part which the Interstate Commerce
Commission shall or shall not take in
this was also in dispute and on this
ucreement was also reached.
It la not certain the report will be
accepted by either of the houses as
during the debate both were firm in
the stands which they took.
AYKB, Massachusets, March 5 (As
Bociated Pre) A heavy sentence ha
been impoed oa William Nimke of Tor
rington, Connecticut, sergeant of the
:tnist Engineer, at Canfp Deveni, Ma.'
He has been given thirty year' impris
onment, on conviction of having made
unpatriotic utteranoe. One of them
was "If I have an opportunity I will
surrender to the Gorman la France."
WASHINGTON March 0 (Asso
ciated Press) Favorable report by the
judiciary committee of the senate was
yesterday made upon the nomination
of James I Coke to be chief justice of
I he supreme court. Samuel B. Kemp to
be associate justice of the supreme
court in Houolulu, William H. Edines
for the first circuit ahd I.. L. Burr for
the second circuit of Maui
;(' FRIDAY, MARCII ' 8, 1918.
ft -
H. Melim and F. Cunha Taken Into
, Custody By United States
' Marshal On Serious Charge
of Valuables Much Money
Is Believed Taken
Theft in the Honolulu postoffiee
which it is belioved will reach a total
of many thousands of dollar, in which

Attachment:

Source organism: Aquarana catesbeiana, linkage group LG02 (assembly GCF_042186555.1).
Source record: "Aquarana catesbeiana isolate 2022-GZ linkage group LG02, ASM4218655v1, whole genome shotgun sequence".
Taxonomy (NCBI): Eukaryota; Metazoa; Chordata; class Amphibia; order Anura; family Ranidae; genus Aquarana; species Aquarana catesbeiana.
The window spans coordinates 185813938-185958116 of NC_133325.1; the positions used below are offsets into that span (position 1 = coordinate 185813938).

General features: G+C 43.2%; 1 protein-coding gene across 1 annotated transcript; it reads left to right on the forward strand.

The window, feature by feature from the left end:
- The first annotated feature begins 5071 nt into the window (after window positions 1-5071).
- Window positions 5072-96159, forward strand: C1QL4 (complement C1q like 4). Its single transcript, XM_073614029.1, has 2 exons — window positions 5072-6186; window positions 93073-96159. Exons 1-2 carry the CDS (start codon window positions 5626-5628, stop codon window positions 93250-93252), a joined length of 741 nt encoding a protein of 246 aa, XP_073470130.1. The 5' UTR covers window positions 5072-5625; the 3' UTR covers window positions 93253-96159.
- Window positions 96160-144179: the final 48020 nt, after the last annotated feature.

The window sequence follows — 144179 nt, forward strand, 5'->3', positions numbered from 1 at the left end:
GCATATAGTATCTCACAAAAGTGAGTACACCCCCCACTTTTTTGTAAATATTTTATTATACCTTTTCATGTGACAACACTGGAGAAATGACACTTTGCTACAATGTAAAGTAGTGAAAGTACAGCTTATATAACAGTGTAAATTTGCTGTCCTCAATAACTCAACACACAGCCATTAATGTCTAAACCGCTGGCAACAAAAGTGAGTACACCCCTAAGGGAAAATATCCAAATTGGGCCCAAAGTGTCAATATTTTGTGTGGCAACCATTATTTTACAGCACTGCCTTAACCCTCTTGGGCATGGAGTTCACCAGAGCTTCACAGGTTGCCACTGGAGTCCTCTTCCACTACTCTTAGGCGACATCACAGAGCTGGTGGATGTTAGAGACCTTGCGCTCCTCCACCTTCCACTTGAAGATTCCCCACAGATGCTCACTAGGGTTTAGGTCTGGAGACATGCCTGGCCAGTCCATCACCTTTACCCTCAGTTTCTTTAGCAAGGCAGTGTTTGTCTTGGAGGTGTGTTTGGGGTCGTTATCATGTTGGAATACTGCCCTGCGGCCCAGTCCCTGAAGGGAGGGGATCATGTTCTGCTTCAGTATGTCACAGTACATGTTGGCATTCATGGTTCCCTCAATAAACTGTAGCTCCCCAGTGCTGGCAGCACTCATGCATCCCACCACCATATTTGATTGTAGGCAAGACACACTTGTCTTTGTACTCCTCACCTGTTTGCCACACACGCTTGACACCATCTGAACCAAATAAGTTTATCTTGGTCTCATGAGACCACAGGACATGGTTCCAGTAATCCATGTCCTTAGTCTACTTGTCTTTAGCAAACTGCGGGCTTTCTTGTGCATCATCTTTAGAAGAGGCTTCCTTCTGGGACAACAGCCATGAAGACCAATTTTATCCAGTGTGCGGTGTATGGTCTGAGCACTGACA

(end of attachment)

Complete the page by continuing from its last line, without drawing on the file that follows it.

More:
prominent jewelry concern and patron
ira of the registry division are the
sufferer, culminated yesterday after
noon in the arrest of Harry D. Melim,
a night clerk at the post office, by Uni
ted State authorities.
The thefts that have been traced so
far extend over a period of one year,
although it is believed that they will
be found to extend over the entire
period of five years during which Melim
ha been employed in the mailing
Before the arrest of Melim, United
StateaJIarshsl J. J. Smiddy found
S" ilea ',6t' registered letter with the
nvejope torn open and other evidence
i4 the room Of the young nan at 1078
Kinao Street, where he makes hi home
with hia mother.
. jfWjtth " Mllm wai arrested Frank
!unh-" employe of Catton, Neill 4
Co.; wbf wa charged with having dii
eed of $350 worth of platinum
wtiich eame through the mail address
ed to H. F. WJchman & Co.
Loese are Heavy
Other losers who were heavily hit
in the mail thefts, are Wall Dough
erty and Joseph Hehwnrti jewelry con
cern. That the list of losers will
mount rapidly with the announcement
of Melim 'a arrest is a certainty which
promises one of the most sensational
ease In the history of the -Honolulu
Tklany scores of registered letter
which contained sums ranging from $5
to $50 have been turned over to A